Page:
What is the type of Keep-Alive HTTP Header?

The Keep-Alive HTTP Header is a Request Header Type because it indicates how the connection can be used to specify a timeout and a maximum number of requests.

What are the similar HTTP Headers to the Keep-Alive HTTP Header?

There are other similar HTTP to the Keep-Alive HTTP Header. An example is listed below. 

  • Connection HTTP Header: The Connection HTTP Header specifies whether or not the network connection should be kept open after the current transaction has been completed. If keep-alive is used, the connection is permanent and is not closed, allowing for additional requests to the same server. Comparable to the Keep-Alive HTTP Header, which is likewise a sort of general-header.
  • Connection management in HTTP/1.x: Connection management is a critical aspect of HTTP: it has a significant impact on the performance of Web pages and Web applications. There are many models in HTTP/1.x: temporary connections, persistent connections, and HTTP pipelining, which is similar to the Keep-Alive HTTP Header.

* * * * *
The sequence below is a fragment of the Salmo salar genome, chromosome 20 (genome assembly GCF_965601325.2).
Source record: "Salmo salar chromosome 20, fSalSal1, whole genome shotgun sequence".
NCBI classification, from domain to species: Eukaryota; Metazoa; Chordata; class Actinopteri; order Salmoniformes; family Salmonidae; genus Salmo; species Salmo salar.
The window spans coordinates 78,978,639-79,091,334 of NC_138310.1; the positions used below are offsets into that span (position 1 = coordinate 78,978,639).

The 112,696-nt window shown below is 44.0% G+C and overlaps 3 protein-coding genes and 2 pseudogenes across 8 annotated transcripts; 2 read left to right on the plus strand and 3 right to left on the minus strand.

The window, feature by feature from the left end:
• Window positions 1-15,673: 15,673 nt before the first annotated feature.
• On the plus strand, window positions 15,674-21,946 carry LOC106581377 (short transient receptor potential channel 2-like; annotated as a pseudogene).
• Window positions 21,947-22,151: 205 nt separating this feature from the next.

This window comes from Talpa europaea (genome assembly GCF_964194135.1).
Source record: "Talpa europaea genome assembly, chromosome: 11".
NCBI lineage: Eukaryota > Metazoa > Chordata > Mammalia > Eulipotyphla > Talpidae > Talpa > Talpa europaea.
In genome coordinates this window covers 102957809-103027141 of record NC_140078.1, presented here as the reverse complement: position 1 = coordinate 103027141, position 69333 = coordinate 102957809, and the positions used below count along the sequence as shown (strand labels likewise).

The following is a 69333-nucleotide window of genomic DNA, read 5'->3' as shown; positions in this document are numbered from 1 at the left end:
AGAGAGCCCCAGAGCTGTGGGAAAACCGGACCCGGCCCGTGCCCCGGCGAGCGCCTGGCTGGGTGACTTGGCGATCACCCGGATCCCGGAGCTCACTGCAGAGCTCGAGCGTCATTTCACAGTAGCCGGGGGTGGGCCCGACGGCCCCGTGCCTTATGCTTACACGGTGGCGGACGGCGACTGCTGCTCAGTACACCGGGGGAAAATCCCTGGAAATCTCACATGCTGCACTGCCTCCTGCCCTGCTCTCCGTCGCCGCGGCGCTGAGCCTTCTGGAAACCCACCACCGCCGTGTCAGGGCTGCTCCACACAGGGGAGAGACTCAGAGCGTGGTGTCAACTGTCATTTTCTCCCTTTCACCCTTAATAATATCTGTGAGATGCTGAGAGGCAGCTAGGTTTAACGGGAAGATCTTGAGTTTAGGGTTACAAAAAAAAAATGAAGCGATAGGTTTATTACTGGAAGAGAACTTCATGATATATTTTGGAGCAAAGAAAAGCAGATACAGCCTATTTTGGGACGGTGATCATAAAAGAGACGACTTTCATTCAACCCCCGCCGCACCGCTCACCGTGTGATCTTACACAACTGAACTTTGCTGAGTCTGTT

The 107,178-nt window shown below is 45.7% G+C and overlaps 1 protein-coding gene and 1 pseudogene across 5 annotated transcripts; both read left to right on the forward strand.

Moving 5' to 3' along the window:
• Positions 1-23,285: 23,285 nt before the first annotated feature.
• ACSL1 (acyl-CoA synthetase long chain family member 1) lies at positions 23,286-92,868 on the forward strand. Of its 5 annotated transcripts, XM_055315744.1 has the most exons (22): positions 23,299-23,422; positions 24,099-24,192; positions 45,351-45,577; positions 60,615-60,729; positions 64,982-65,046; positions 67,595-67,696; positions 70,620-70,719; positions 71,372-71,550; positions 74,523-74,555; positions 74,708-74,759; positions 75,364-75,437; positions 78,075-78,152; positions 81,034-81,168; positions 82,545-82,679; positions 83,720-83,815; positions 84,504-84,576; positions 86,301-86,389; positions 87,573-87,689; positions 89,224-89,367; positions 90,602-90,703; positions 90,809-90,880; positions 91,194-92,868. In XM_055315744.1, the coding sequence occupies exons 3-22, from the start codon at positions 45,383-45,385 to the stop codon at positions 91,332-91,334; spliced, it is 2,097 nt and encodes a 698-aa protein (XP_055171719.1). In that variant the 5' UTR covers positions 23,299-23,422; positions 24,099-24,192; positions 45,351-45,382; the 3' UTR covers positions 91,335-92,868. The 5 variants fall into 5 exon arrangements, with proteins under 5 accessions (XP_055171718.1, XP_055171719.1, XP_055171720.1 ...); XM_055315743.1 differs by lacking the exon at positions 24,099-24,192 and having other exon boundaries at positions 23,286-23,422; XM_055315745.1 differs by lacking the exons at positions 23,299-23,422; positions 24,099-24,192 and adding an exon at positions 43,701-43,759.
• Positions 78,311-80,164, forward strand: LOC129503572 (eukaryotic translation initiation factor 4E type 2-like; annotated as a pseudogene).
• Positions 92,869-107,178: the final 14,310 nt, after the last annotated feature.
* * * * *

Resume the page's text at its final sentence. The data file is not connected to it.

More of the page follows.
Which Browsers Support Keep-Alive HTTP Header?

There are multiple browsers that support Keep-Alive HTTP Header. The following browsers are listed below.

  • Chrome Browser is compatible with the Keep-Alive HTTP Header.
  • Edge Browser is compatible with the Keep-Alive HTTP Header.
  • Firefox Browser is compatible with the Keep-Alive HTTP Header.
  • Internet Explorer Browser is compatible with the Keep-Alive HTTP Header.
  • Opera Browser is compatible with the Keep-Alive HTTP Header.
  • Safari Browser is compatible with the Keep-Alive HTTP Header.
  • WebView Android Browser is compatible with the Keep-Alive HTTP Header.
  • Chrome Android Browser is compatible with the Keep-Alive HTTP Header.
  • Firefox for Android Browser is compatible with the Keep-Alive HTTP Header.
  • Opera Android Browser is compatible with the Keep-Alive HTTP Header.
  • Safari on iOS Browser is compatible with the Keep-Alive HTTP Header.
  • Samsung Internet Browser is compatible with the Keep-Alive HTTP Header.

You can see an image that shows cross-browsers compatibility of Keep-Alive HTTP Headers below. 

Keep-Alive HTTP Header